Apple CEO Cook: Macs ‘do more’ than iPads

“Apple hasn’t updated some of its Macs in three years, and this has got Apple’s professional users worried – but Apple CEO, Tom Cook, took a few moments to promise bread and circuses during last night’s shareholder’s meeting,” Jonny Evans writes for Computerworld. “‘You will see us do more in the pro area,’ Cook promised. ‘The pro area is very important to us. The creative area is very important to us in particular.'”

“The Apple leader’s statements may be understood as a cool glass of water in the desert for many creative pros,” Evans writes. “There is little doubt, at least when it comes to Apple desktops, that the Mac Pro market has been poorly served.”

“In further statements, Cook suggested some philosophical change within company management,” Evans writes. “When asked if Apple has plans to merge Macs and iPads in some way, he said: ‘Expect us to do more and more where people will view it as a laptop replacement, but not a Mac replacement – the Mac does so much more… To merge these worlds, you would lose the simplicity of one, and the power of the other… Don’t think something we’ve done or something that we’re doing that isn’t visible yet is a signal that our priorities are elsewhere.’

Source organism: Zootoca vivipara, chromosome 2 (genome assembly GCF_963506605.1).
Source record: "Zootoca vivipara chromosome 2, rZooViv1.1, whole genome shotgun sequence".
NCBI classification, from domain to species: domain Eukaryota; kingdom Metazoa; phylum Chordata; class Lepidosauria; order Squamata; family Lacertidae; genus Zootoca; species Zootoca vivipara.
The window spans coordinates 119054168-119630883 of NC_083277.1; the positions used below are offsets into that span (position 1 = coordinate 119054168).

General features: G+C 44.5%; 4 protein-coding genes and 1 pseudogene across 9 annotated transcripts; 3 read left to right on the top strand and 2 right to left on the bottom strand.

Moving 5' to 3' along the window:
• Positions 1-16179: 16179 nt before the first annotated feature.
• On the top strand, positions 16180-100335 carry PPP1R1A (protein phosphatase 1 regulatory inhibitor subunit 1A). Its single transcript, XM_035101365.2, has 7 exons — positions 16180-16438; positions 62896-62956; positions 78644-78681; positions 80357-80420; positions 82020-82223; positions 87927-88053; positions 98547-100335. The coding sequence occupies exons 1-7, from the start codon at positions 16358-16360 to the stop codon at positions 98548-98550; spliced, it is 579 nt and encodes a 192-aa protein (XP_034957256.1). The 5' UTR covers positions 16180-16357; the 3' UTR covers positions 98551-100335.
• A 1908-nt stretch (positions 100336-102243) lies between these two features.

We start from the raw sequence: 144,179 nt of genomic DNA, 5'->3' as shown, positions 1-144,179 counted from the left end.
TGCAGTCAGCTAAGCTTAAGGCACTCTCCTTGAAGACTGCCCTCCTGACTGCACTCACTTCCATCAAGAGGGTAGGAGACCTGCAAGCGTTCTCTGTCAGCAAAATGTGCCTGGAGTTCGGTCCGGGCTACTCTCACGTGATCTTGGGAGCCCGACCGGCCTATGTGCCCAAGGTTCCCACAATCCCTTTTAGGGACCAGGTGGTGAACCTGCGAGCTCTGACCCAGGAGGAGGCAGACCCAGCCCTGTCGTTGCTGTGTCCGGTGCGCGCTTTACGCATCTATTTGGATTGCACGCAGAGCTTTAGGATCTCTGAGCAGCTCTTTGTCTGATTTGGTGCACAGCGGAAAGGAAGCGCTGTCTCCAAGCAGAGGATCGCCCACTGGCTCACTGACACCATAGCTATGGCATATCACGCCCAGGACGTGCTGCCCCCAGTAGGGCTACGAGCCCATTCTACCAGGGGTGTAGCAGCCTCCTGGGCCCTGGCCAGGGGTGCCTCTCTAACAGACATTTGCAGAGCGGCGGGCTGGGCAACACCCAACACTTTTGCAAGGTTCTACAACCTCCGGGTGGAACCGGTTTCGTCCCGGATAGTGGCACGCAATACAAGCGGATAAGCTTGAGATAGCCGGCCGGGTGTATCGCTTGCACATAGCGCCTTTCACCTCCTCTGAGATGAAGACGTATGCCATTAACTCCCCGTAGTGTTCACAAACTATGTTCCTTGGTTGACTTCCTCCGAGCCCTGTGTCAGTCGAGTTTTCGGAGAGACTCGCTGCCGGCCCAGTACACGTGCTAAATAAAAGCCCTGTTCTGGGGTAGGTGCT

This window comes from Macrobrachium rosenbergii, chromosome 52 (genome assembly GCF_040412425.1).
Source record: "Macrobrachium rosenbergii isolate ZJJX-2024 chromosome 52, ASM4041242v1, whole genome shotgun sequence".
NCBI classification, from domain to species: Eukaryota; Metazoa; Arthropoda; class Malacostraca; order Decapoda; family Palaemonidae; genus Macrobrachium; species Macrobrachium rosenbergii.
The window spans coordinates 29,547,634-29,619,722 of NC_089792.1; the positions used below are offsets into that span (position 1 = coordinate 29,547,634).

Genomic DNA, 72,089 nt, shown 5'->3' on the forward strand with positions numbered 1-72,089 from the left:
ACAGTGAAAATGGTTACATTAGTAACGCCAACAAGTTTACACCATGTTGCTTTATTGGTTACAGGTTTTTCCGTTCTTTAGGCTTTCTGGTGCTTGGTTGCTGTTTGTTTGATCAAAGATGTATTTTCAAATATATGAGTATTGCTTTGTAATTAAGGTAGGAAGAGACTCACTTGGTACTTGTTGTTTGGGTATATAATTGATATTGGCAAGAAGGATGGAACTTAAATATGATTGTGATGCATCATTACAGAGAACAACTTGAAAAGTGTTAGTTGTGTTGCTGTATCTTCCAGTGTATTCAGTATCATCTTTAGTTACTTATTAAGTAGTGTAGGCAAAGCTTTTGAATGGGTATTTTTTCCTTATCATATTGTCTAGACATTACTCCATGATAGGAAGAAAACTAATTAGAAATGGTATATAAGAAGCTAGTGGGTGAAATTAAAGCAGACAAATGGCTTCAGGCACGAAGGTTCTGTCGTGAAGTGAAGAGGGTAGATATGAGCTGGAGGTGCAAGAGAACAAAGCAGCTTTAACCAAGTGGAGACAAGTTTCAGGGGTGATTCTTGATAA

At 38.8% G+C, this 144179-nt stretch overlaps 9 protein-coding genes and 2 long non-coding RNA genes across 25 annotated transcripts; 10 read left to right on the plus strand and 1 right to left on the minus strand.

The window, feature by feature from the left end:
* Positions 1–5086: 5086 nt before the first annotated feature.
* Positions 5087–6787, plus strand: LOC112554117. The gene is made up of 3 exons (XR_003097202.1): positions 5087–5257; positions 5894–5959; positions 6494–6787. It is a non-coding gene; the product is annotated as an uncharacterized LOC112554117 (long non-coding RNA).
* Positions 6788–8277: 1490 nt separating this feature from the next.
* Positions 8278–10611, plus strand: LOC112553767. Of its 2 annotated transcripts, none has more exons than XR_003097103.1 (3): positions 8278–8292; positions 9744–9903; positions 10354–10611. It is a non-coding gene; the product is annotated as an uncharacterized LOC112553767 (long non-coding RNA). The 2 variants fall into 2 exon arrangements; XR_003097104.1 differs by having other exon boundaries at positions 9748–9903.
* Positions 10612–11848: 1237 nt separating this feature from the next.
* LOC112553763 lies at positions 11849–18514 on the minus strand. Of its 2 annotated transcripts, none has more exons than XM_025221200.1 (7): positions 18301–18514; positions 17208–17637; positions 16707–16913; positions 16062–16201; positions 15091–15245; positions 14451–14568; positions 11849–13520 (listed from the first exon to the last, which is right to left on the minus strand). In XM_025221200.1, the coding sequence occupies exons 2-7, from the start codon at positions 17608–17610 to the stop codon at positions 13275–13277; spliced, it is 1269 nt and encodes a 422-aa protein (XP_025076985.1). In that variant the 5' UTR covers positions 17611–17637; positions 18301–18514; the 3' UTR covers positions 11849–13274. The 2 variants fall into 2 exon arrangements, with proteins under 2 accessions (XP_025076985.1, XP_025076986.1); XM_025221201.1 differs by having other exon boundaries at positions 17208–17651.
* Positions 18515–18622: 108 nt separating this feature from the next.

Read more in the full article here.

MacDailyNews Take: All eyes on WWDC 2017.

30 Comments

  1. It may well be damage control, effort to placate people (restless board members, shareholders, pro users…).

    Still, it may be a good sign. So far, we haven’t really been hearing much in the form of Apple acknowledging the noise from the original core of their user base on the issue of stale Mac line(s). This is the first time Cook is more-or-less explicitly talking about it.

    I’m not too hopeful for WWDC, but later in the year, I feel we’ll see some positive movement. I am quite reluctant to expect anything that would generate floods of emotions and widespread acclaim (after all, Jobs has been dead for over five years now), but it should be something that would allow Mossberg to again sing high praises…

    1. “Don’t think something we’ve done or something that we’re doing that isn’t visible yet is a signal that our priorities are elsewhere.” – Tim Cook

      It’s not what you haven’t done so much as what you have done, what is visible, that speaks to seemingly scatterbrained priorities.

      Cars and Watches and cultural wars,

      Coffee Table Books,
      Billions on Headphones,
      and reality TV? What for?

      monitors and airports and macPros NO MORE!
      macMini and iMac and MacBooks a snore.
      smaller and thinner and dongles galore,

      the leadership and values of a media whore?

      The pipeline needs plumbers.